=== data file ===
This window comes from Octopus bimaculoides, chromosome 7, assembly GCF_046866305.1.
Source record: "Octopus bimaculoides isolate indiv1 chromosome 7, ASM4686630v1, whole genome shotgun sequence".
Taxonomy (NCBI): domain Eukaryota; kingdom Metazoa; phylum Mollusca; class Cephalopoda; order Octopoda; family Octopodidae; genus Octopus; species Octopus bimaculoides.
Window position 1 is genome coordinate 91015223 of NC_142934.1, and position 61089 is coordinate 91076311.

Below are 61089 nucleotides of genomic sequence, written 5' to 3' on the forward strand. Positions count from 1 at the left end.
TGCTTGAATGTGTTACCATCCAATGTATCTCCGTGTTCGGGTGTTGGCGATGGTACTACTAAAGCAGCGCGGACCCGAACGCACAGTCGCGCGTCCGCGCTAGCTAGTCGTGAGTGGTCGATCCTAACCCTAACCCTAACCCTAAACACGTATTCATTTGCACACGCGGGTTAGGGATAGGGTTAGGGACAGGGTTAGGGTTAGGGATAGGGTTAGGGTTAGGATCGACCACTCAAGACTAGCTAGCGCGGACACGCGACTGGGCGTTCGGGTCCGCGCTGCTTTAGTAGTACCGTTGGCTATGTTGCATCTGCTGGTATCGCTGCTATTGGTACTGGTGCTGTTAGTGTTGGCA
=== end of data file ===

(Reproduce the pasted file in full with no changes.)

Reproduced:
This window comes from Octopus bimaculoides, chromosome 7, assembly GCF_046866305.1.
Source record: "Octopus bimaculoides isolate indiv1 chromosome 7, ASM4686630v1, whole genome shotgun sequence".
Taxonomy (NCBI): domain Eukaryota; kingdom Metazoa; phylum Mollusca; class Cephalopoda; order Octopoda; family Octopodidae; genus Octopus; species Octopus bimaculoides.
Window position 1 is genome coordinate 91015223 of NC_142934.1, and position 61089 is coordinate 91076311.

Below are 61089 nucleotides of genomic sequence, written 5' to 3' on the forward strand. Positions count from 1 at the left end.
TGCTTGAATGTGTTACCATCCAATGTATCTCCGTGTTCGGGTGTTGGCGATGGTACTACTAAAGCAGCGCGGACCCGAACGCACAGTCGCGCGTCCGCGCTAGCTAGTCGTGAGTGGTCGATCCTAACCCTAACCCTAACCCTAAACACGTATTCATTTGCACACGCGGGTTAGGGATAGGGTTAGGGACAGGGTTAGGGTTAGGGATAGGGTTAGGGTTAGGATCGACCACTCAAGACTAGCTAGCGCGGACACGCGACTGGGCGTTCGGGTCCGCGCTGCTTTAGTAGTACCGTTGGCTATGTTGCATCTGCTGGTATCGCTGCTATTGGTACTGGTGCTGTTAGTGTTGGCA